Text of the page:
systems lessen the environmental impact of crop production while at the same time letting farmers use their inputs more precisely, which helps cut costs.”
Rounding out the top three is a category dedicated to habitat management with 170 different projects covering everything from establishing buffer strips and alternative livestock watering systems to
constructing fencing to protect environmentally sensitive areas on-farm. Although this category has consistently been near the top of the popularity list, Cochrane says this is the first time it made the
jump into the top three, which he attributes at least in part to a companion program.
“The Ministry of Natural Resources provided some extra funding to protect wildlife habitat through The Species at Risk Act, so this really helped encourage projects in this category, which is a real good news story,” he says, adding that improvements like putting up fencing to keep cattle out of creeks or rejuvenating creek beds help develop corridors that keep wildlife away from crops.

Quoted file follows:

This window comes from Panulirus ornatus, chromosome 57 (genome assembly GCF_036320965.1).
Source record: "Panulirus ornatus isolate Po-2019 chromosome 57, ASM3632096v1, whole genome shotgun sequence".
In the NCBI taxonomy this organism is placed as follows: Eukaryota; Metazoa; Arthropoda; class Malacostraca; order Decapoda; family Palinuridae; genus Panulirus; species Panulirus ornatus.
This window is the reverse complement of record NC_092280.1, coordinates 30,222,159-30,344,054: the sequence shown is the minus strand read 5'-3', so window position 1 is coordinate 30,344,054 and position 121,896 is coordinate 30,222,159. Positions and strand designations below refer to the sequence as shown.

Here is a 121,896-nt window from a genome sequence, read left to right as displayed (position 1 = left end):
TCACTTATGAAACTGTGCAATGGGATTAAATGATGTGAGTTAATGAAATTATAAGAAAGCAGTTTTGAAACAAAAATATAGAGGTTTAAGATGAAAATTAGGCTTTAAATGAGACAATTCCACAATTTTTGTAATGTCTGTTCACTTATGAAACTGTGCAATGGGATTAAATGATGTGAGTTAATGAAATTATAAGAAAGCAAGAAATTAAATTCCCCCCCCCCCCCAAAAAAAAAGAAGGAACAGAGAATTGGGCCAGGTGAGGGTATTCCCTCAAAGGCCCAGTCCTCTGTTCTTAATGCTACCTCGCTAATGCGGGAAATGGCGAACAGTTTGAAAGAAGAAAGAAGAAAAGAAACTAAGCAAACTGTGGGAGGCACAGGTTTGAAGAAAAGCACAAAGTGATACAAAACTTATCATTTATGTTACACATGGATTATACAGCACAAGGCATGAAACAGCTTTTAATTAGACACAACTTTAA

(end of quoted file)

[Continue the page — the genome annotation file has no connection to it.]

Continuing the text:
Cochrane completed a wildlife project on his own farm that involved fencing off his creek and installing an alternate water source for his beef cattle, and in addition to environmental benefits, he’s also seeing positive results in his animals.
“The cows have been doing much better since they’re no longer drinking out of the creek and have access to a consistent source of clean, quality water,” he says.
Field crop producers lead all agricultural sectors with 575 approved projects under year one of COFSP. Most fall under the precision agriculture or improved cropping systems categories, but improved pest management is also proving to be popular. This is not surprising, says Cochrane, given both the rapidly rising costs of crop protection products and the increasing public scrutiny being directed towards their use.
The dairy sector ranks number two with 386 funding allocations. Leading the way for dairy farmers are improvements to manure storage facilities and handling equipment. This is followed by funding for resource planning, which involves securing the services of consultants to help with planning for nutrient management. Another key project area of dairy farmers involves energy conservation, which typically includes heating and ventilation upgrades, energy use assessments and modifying farm machinery for biodiesel use.